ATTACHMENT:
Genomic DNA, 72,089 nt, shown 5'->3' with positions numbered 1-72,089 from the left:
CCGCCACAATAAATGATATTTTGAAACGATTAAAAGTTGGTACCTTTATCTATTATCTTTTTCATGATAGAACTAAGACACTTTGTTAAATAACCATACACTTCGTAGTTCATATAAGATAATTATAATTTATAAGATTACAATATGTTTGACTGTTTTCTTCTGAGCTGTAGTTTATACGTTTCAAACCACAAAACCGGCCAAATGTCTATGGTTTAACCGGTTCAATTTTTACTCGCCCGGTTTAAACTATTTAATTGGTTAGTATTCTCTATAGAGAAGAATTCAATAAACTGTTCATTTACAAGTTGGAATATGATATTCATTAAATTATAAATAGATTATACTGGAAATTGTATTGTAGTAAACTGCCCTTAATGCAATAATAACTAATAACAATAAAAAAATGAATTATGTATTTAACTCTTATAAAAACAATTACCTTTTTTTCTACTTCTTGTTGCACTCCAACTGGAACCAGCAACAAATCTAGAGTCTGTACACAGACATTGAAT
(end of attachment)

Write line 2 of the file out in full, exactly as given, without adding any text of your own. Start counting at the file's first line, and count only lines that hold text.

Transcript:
CCGCCACAATAAATGATATTTTGAAACGATTAAAAGTTGGTACCTTTATCTATTATCTTTTTCATGATAGAACTAAGACACTTTGTTAAATAACCATACACTTCGTAGTTCATATAAGATAATTATAATTTATAAGATTACAATATGTTTGACTGTTTTCTTCTGAGCTGTAGTTTATACGTTTCAAACCACAAAACCGGCCAAATGTCTATGGTTTAACCGGTTCAATTTTTACTCGCCCGGTTTAAACTATTTAATTGGTTAGTATTCTCTATAGAGAAGAATTCAATAAACTGTTCATTTACAAGTTGGAATATGATATTCATTAAATTATAAATAGATTATACTGGAAATTGTATTGTAGTAAACTGCCCTTAATGCAATAATAACTAATAACAATAAAAAAATGAATTATGTATTTAACTCTTATAAAAACAATTACCTTTTTTTCTACTTCTTGTTGCACTCCAACTGGAACCAGCAACAAATCTAGAGTCTGTACACAGACATTGAAT